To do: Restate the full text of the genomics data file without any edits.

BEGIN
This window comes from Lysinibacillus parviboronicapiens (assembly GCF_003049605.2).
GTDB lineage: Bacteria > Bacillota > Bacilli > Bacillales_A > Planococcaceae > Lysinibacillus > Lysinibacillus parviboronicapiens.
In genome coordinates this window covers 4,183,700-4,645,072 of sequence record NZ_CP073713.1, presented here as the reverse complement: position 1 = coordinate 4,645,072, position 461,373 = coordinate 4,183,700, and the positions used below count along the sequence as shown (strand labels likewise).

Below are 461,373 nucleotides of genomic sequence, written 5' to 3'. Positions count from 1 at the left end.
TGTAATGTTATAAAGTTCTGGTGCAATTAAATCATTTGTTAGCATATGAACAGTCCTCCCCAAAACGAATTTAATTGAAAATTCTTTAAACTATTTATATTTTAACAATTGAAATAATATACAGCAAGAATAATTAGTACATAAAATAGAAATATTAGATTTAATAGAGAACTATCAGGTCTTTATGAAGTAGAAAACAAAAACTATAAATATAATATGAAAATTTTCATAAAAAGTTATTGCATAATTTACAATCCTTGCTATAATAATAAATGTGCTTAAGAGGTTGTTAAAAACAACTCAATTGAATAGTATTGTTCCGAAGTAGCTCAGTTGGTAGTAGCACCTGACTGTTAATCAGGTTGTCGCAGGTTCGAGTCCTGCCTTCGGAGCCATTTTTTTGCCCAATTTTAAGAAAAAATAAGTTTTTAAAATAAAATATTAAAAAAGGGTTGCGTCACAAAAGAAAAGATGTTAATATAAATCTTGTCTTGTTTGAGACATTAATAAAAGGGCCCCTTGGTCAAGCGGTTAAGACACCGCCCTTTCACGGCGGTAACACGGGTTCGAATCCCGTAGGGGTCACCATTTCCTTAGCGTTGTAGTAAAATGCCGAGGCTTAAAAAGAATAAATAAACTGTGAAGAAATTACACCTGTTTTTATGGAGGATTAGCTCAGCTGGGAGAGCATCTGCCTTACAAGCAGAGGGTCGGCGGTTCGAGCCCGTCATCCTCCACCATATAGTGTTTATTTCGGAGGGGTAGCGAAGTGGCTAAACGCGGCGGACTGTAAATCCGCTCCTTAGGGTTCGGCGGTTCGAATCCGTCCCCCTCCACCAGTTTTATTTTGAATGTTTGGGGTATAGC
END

This window comes from Lysinibacillus parviboronicapiens (assembly GCF_003049605.2).
GTDB lineage: Bacteria > Bacillota > Bacilli > Bacillales_A > Planococcaceae > Lysinibacillus > Lysinibacillus parviboronicapiens.
In genome coordinates this window covers 4,183,700-4,645,072 of sequence record NZ_CP073713.1, presented here as the reverse complement: position 1 = coordinate 4,645,072, position 461,373 = coordinate 4,183,700, and the positions used below count along the sequence as shown (strand labels likewise).

Below are 461,373 nucleotides of genomic sequence, written 5' to 3'. Positions count from 1 at the left end.
TGTAATGTTATAAAGTTCTGGTGCAATTAAATCATTTGTTAGCATATGAACAGTCCTCCCCAAAACGAATTTAATTGAAAATTCTTTAAACTATTTATATTTTAACAATTGAAATAATATACAGCAAGAATAATTAGTACATAAAATAGAAATATTAGATTTAATAGAGAACTATCAGGTCTTTATGAAGTAGAAAACAAAAACTATAAATATAATATGAAAATTTTCATAAAAAGTTATTGCATAATTTACAATCCTTGCTATAATAATAAATGTGCTTAAGAGGTTGTTAAAAACAACTCAATTGAATAGTATTGTTCCGAAGTAGCTCAGTTGGTAGTAGCACCTGACTGTTAATCAGGTTGTCGCAGGTTCGAGTCCTGCCTTCGGAGCCATTTTTTTGCCCAATTTTAAGAAAAAATAAGTTTTTAAAATAAAATATTAAAAAAGGGTTGCGTCACAAAAGAAAAGATGTTAATATAAATCTTGTCTTGTTTGAGACATTAATAAAAGGGCCCCTTGGTCAAGCGGTTAAGACACCGCCCTTTCACGGCGGTAACACGGGTTCGAATCCCGTAGGGGTCACCATTTCCTTAGCGTTGTAGTAAAATGCCGAGGCTTAAAAAGAATAAATAAACTGTGAAGAAATTACACCTGTTTTTATGGAGGATTAGCTCAGCTGGGAGAGCATCTGCCTTACAAGCAGAGGGTCGGCGGTTCGAGCCCGTCATCCTCCACCATATAGTGTTTATTTCGGAGGGGTAGCGAAGTGGCTAAACGCGGCGGACTGTAAATCCGCTCCTTAGGGTTCGGCGGTTCGAATCCGTCCCCCTCCACCAGTTTTATTTTGAATGTTTGGGGTATAGC